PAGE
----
97% of people failed written part of 2013 CSS exam

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FPSC report highlights poor education standards, ridiculous answers by candidates. PHOTO: FILE


While it is not as if those who succeeded in the last decade or so are doing any better, the aspirants of the civil services in the latest examinations have sunk even lower in terms of quality of their answers. And as a result, a whopping 97 per cent failed but not without amusing the examiners with their answers.

A soon-to- be- released annual report on the Central Superior Services (CSS) exams by the Federal Public Service Commission (FPSC) for 2013 is a poignant comment on the deteriorating quality of education in the country.

There are some interesting observations by the examiners who conducted the written part of the 2013 CSS examinations, a source familiar with the report said requesting anonymity.

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“Education is dealt with as a commodity,” said an examiner adding  that “education has become a corporate product. More than 97 per cent candidates failed in the written examination.”

The commission will submit the report to President Mamnoon Hussain and to the parliament before making it public.

According to the report 10,400 candidates out of a total of 11,400, have failed in the essay writing, 8,500 in current affairs and 7,500 in the English language paper. A total of 6,000 were unsuccessful in general knowledge (Pakistan Affairs) and 5,200 in everyday science.

According to some examiners, the performance of the majority of the candidates in English writing and expression was shocking. The examiner was of the view that candidates relied on stereotypical substandard materials available in the market instead of using their own mind and intelligence for an innovative  approach.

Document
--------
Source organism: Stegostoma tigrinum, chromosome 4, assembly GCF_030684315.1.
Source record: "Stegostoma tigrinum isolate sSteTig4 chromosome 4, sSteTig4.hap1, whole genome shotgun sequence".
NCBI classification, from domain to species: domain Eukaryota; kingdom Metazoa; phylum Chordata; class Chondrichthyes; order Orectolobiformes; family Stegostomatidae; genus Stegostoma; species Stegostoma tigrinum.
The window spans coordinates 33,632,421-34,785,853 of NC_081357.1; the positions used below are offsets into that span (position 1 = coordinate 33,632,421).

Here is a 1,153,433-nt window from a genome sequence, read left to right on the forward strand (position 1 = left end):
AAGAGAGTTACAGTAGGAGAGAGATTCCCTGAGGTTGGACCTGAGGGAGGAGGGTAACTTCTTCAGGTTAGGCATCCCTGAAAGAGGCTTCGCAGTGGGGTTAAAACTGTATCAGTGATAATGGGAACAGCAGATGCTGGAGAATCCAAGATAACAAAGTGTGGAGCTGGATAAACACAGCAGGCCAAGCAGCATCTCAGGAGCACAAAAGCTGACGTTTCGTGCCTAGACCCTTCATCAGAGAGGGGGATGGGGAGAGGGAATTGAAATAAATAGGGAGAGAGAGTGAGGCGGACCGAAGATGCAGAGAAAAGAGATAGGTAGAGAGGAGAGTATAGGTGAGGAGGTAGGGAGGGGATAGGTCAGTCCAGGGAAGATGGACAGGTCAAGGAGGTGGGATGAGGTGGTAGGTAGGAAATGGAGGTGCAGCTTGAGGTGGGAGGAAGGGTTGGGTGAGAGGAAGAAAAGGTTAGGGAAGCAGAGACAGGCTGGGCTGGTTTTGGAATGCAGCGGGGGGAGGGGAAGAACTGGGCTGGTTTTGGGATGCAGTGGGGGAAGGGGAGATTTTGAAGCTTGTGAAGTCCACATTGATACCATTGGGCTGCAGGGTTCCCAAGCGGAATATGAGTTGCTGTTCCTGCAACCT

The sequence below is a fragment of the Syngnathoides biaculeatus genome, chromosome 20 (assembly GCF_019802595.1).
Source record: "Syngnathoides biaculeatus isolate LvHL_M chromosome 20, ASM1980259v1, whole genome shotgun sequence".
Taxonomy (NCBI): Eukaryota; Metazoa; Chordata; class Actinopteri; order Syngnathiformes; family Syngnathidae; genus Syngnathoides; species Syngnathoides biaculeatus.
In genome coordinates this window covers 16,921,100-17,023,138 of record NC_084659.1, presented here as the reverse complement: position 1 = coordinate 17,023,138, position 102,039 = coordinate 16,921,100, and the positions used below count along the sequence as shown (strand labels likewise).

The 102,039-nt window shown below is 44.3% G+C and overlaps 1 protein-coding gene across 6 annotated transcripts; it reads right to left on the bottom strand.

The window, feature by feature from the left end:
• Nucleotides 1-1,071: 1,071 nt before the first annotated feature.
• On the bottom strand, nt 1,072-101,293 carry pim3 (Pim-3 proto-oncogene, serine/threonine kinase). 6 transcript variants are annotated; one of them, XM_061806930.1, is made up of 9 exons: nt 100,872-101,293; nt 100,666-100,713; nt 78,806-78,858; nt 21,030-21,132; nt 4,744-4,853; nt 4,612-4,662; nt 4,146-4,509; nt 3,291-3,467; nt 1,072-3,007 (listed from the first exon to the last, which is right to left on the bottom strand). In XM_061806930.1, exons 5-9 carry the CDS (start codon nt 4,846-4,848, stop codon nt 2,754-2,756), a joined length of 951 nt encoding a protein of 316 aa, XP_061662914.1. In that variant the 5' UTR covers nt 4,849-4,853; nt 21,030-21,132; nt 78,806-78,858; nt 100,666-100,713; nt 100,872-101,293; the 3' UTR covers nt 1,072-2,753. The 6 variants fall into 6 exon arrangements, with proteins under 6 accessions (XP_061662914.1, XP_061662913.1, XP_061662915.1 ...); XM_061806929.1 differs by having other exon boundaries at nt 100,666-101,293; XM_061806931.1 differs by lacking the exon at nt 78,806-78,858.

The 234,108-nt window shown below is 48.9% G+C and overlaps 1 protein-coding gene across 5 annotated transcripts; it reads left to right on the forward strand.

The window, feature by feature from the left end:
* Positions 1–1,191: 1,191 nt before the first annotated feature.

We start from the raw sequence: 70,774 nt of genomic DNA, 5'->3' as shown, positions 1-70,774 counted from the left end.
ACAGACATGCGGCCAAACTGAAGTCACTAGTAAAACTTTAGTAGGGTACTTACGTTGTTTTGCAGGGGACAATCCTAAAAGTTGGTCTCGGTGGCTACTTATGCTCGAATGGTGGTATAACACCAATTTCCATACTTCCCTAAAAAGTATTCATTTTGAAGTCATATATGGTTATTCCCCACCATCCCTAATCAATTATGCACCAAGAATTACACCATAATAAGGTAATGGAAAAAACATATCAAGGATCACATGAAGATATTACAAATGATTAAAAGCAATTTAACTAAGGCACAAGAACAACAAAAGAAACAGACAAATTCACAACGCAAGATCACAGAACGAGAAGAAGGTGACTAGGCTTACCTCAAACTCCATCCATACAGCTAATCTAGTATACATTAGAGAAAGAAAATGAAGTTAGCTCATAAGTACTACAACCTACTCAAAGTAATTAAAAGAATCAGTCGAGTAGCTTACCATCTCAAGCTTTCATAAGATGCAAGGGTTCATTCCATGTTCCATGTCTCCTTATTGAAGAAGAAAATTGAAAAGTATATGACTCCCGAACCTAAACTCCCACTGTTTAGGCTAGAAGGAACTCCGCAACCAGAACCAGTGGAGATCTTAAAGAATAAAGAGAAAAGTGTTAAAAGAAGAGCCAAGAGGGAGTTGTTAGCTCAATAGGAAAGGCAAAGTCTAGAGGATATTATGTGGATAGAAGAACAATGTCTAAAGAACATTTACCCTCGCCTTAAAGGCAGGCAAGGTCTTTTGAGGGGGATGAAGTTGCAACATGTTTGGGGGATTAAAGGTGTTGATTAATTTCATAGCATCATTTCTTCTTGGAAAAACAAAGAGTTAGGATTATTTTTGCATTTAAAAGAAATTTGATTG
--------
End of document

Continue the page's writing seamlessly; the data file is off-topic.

They have demonstrated flaws both in comprehension and expression.

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The second subject which exposed the skill of 7,500 candidates was English (Precis and Composition). The aspirants lacked clear thinking, critical analysis and orderly construction. They were unaware of what precise is and how it is structured. Several candidates simply reproduced the text. The overall standard of grammar produced by the candidates was very poor.

In General Knowledge, performance of 98 per cent was unsatisfactory whereas about 6,000 candidates failed in  Pakistan Affairs. They could not grasp the questions. Spellings were horrible.

Many candidates gave funny replies to questions pertaining to Islamic jurisprudence.

While writing reply to a question many candidates answered ‘Al-Ahliyyah’ means wife whereas it means legal capacity of a person.

Likewise several candidates in their answers wrote “it was decided by Ijma in the life of Holy Prophet (PBUH).”

A lot of candidates said that “The Holy Prophet (PBUH) has permitted in the Holy Quran” while the answer should have said Allah had permitted it in the Quran.

The results are a sad reflection of our fast declining education standard, admitted a highly placed source in the Higher Education Commission (HEC) requesting anonymity.

The report has criticised the public and private sector universities for the alarming decline in the educational standard and blamed the HEC for the entire situation.

“The HEC despite spending billion of rupees on education has failed to regulate the universities, said a former vice-chancellor of the Quaid-i-Azam University who wished to not to be named.

Next year’s CSS result could be even more terrible if the HEC does not play its role in reversing the rot, he added.

Published in The Express Tribune, January 7th, 2014.